DIY Duck Incubator / Hotel

The final product

A couple of weeks back we added two new ducklings to the family. Well, technically they were “teenagers” since they had almost shed their baby fluff. Being winter, we needed a place to keep them until their full feathers came in and they were a little larger to get along with their big sisters. 

We’ve done this in the past. Typically with the ducklings we get a good side cardboard box, fill it with hay, a little water, a little food, and we’re set. Unfortunately ducks seem to be mess prone, and within a couple of minutes they’ve managed to knock over their food and water and the stink just starts up. To taking an inspirational note from the hatchery where we get our ducklings, I cut a couple of holes in the cardboard box. Then I put food and water outside each of the holes. The ducks can peek out, and get some food or water. More importantly, this reduces the spills to the occasional spill when they are really hungry or thirsty. Cleanup for this is rather simple.

However, I still run into a couple of issues as our ducklings grow up. The first is that the box get’s too short, and we have escapees. It’s rather fun to see them explore until they poop on the carpet. 8^D The second is that the cardboard box gets soaked around the edges of the holes from the ducks drinking. Ducks are rather sloppy drinkers. Combine that with a little food in their mouth and you get a bit of a mess on your hands. Sometimes the wet box is okay, if the time we have with the ducklings is short, but I’m looking for a solution that will last through the next time we get ducklings (and well) so that I don’t have to keep hunting for boxes.

After a little more pondering, I came up with a solution that works and is cheap. The first step is to get a nice, somewhat deep, storage tub, base the size on how many ducklings you plan on having at once.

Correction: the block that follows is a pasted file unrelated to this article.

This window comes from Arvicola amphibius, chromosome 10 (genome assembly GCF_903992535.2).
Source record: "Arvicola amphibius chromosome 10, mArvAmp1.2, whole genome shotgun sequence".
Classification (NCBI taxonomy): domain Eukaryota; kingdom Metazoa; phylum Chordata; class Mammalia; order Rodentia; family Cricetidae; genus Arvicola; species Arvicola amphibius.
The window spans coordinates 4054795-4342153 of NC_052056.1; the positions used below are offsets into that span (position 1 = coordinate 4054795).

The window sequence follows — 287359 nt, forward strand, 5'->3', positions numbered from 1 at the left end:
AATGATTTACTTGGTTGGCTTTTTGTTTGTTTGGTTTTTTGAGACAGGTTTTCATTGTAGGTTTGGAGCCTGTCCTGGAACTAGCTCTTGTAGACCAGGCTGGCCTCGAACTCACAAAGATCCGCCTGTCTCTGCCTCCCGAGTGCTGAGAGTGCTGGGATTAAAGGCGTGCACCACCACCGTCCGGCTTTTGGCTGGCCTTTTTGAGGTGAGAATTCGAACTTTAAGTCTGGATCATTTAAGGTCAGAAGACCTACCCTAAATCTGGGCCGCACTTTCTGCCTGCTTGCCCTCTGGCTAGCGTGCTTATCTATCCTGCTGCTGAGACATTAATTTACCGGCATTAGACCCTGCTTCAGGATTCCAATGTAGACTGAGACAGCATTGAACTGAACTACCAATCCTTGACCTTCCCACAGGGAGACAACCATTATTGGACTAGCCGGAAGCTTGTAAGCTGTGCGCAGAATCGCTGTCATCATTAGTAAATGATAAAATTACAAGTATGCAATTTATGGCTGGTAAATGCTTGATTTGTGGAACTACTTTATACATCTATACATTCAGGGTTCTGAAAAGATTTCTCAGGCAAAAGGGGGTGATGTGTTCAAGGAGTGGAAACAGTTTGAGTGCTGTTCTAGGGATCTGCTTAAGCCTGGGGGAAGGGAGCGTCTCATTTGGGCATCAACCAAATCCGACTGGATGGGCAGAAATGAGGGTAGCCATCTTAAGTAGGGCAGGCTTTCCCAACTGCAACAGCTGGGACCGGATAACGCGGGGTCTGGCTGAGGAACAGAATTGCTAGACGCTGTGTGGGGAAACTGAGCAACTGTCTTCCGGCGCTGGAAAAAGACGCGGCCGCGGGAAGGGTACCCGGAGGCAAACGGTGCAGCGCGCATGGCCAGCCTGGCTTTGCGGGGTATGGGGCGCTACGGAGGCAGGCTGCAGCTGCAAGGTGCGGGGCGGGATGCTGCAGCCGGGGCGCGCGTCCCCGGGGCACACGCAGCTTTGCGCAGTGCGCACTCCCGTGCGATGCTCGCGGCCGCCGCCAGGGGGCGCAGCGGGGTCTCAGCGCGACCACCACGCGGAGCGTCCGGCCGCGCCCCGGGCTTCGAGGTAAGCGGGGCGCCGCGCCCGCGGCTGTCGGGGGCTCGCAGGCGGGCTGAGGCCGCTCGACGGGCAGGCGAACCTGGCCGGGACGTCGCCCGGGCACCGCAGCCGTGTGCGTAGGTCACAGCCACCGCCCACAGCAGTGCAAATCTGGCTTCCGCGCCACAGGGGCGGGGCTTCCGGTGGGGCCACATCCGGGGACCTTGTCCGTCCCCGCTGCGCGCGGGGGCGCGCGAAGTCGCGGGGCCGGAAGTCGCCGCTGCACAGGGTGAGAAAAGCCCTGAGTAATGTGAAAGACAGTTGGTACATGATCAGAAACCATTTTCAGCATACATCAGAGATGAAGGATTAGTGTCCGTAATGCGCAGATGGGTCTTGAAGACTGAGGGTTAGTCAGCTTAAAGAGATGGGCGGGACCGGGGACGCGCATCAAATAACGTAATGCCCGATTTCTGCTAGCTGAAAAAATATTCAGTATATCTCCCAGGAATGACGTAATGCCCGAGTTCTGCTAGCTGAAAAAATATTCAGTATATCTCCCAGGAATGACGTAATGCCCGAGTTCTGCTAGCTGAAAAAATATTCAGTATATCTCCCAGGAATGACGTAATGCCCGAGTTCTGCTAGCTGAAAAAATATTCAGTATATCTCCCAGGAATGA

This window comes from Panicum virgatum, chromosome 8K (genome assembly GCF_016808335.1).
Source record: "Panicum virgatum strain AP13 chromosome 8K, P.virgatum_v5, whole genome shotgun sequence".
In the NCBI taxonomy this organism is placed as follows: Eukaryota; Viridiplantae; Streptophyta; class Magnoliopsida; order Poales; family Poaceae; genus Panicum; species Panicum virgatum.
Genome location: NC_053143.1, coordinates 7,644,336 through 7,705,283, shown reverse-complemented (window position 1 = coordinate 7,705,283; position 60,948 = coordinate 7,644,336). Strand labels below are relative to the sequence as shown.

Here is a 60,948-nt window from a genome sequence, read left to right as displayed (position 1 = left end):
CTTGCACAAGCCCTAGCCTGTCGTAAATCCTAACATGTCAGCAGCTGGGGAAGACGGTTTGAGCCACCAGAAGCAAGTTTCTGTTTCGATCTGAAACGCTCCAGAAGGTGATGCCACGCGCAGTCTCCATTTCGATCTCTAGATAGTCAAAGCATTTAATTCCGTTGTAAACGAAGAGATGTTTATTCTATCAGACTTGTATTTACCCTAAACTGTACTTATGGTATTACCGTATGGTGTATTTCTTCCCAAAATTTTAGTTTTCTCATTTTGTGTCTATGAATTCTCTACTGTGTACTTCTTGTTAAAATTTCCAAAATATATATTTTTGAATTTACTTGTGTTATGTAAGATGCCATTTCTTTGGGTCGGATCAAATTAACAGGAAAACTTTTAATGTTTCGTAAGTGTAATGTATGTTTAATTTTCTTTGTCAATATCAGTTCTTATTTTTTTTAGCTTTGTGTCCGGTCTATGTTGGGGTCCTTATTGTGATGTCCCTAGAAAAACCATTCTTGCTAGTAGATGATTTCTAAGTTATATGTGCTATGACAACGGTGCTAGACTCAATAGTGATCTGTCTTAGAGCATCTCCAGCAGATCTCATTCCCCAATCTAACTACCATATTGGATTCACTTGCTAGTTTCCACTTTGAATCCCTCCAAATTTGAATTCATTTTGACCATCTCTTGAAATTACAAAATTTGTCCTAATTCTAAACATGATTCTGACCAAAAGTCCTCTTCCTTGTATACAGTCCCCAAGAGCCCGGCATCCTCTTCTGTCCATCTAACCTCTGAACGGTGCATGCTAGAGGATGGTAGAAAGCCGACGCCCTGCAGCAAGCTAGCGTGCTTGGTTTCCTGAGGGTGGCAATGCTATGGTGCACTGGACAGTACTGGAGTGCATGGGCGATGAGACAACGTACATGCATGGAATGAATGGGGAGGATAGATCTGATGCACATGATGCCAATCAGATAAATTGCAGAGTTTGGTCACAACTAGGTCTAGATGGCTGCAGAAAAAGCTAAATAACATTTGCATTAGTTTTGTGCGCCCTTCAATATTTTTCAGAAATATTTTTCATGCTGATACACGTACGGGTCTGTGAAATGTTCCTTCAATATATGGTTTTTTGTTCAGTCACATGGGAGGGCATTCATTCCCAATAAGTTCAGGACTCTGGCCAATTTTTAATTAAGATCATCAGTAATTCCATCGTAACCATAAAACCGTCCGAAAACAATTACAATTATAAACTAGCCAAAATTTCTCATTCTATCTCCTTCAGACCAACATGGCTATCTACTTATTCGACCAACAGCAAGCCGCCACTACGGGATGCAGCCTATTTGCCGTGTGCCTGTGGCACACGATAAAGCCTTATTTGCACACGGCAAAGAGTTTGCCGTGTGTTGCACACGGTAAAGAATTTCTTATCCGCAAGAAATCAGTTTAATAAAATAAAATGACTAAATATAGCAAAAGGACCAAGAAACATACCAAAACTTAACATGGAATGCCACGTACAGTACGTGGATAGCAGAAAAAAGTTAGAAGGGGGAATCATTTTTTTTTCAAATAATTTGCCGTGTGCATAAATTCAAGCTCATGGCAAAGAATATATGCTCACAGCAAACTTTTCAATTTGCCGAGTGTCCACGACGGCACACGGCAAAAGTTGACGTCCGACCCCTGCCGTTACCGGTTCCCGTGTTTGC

Duck Incubator Start

A simple tub, nice and deep. $5 at most stores.

The next, and final, step is to cut a nice long rectangle about 1/3rd of the way up from the base of the tub. Make the height of the rectangle about 2 inches. This allows the ducklings to get their head in and out comfortably without escaping. I used some heavy duty kitchen shears to make the cut after using a drill to get some initial holes in the corners of my opening. You could even use a small jig saw if you had one. Just make sure the edges are smooth when you’re done. You don’t want any scratching or cutting of those delicate necks.

Duck Incubator Opening

A simple cut is all it takes

Now you’re done! Add some hay and ducks and you’re set!

The final product

We found a nice little spot in our living room where we could clip on a heating lamp and point it in the corner to keep the ducklings warm. Since they couldn’t quite reach the bowls of food and water, we found a couple little trays to boost the bowls up a little bit. We put a place mat down below to help with the occasional spill. Once a day we dump out the hay, hose down the tub, dry it out and put more hay in. It’s convenient, reusable, and a lot of fun to see their heads poke out to say hi.

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